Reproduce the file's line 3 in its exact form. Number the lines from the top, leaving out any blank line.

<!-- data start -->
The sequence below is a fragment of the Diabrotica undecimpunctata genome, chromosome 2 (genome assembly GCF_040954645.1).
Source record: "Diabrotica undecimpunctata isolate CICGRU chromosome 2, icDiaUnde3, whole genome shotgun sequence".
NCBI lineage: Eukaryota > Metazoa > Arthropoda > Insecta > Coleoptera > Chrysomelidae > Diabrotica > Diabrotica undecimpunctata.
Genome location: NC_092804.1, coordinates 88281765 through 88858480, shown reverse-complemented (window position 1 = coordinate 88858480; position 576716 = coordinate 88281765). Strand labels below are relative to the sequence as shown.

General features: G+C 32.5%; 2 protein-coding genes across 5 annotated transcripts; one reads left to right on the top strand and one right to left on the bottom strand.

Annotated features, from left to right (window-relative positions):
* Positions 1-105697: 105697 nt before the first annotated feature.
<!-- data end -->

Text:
NCBI lineage: Eukaryota > Metazoa > Arthropoda > Insecta > Coleoptera > Chrysomelidae > Diabrotica > Diabrotica undecimpunctata.